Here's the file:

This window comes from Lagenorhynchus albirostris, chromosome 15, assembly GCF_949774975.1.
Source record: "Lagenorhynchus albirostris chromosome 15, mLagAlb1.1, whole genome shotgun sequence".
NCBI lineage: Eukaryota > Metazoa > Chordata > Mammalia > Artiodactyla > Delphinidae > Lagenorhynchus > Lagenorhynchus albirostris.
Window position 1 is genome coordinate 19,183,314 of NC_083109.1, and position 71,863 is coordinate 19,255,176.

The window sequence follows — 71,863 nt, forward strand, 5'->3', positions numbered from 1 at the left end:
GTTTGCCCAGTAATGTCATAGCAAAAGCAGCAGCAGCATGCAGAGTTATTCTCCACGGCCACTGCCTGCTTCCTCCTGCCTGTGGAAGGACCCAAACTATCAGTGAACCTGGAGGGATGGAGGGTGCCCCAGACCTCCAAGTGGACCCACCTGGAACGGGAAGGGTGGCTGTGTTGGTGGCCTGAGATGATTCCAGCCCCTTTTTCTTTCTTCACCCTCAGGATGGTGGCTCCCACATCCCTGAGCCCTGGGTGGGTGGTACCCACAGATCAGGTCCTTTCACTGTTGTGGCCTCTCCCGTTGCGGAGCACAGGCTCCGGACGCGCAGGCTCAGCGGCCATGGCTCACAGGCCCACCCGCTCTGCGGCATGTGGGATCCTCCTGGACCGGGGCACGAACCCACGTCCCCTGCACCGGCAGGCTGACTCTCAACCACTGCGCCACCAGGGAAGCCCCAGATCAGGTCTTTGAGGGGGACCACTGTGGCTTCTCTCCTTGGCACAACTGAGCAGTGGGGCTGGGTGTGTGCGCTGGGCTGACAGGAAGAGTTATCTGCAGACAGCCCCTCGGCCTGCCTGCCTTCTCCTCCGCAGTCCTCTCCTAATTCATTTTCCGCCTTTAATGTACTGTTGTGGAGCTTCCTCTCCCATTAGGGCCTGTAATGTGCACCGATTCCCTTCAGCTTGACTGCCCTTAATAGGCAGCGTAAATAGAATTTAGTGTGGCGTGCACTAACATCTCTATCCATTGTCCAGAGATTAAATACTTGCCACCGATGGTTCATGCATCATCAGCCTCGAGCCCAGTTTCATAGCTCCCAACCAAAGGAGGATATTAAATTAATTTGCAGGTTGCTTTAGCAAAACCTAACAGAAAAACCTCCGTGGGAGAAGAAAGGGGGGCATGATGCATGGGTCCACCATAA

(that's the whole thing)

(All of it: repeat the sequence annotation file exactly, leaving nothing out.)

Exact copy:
This window comes from Lagenorhynchus albirostris, chromosome 15, assembly GCF_949774975.1.
Source record: "Lagenorhynchus albirostris chromosome 15, mLagAlb1.1, whole genome shotgun sequence".
NCBI lineage: Eukaryota > Metazoa > Chordata > Mammalia > Artiodactyla > Delphinidae > Lagenorhynchus > Lagenorhynchus albirostris.
Window position 1 is genome coordinate 19,183,314 of NC_083109.1, and position 71,863 is coordinate 19,255,176.

The window sequence follows — 71,863 nt, forward strand, 5'->3', positions numbered from 1 at the left end:
GTTTGCCCAGTAATGTCATAGCAAAAGCAGCAGCAGCATGCAGAGTTATTCTCCACGGCCACTGCCTGCTTCCTCCTGCCTGTGGAAGGACCCAAACTATCAGTGAACCTGGAGGGATGGAGGGTGCCCCAGACCTCCAAGTGGACCCACCTGGAACGGGAAGGGTGGCTGTGTTGGTGGCCTGAGATGATTCCAGCCCCTTTTTCTTTCTTCACCCTCAGGATGGTGGCTCCCACATCCCTGAGCCCTGGGTGGGTGGTACCCACAGATCAGGTCCTTTCACTGTTGTGGCCTCTCCCGTTGCGGAGCACAGGCTCCGGACGCGCAGGCTCAGCGGCCATGGCTCACAGGCCCACCCGCTCTGCGGCATGTGGGATCCTCCTGGACCGGGGCACGAACCCACGTCCCCTGCACCGGCAGGCTGACTCTCAACCACTGCGCCACCAGGGAAGCCCCAGATCAGGTCTTTGAGGGGGACCACTGTGGCTTCTCTCCTTGGCACAACTGAGCAGTGGGGCTGGGTGTGTGCGCTGGGCTGACAGGAAGAGTTATCTGCAGACAGCCCCTCGGCCTGCCTGCCTTCTCCTCCGCAGTCCTCTCCTAATTCATTTTCCGCCTTTAATGTACTGTTGTGGAGCTTCCTCTCCCATTAGGGCCTGTAATGTGCACCGATTCCCTTCAGCTTGACTGCCCTTAATAGGCAGCGTAAATAGAATTTAGTGTGGCGTGCACTAACATCTCTATCCATTGTCCAGAGATTAAATACTTGCCACCGATGGTTCATGCATCATCAGCCTCGAGCCCAGTTTCATAGCTCCCAACCAAAGGAGGATATTAAATTAATTTGCAGGTTGCTTTAGCAAAACCTAACAGAAAAACCTCCGTGGGAGAAGAAAGGGGGGCATGATGCATGGGTCCACCATAA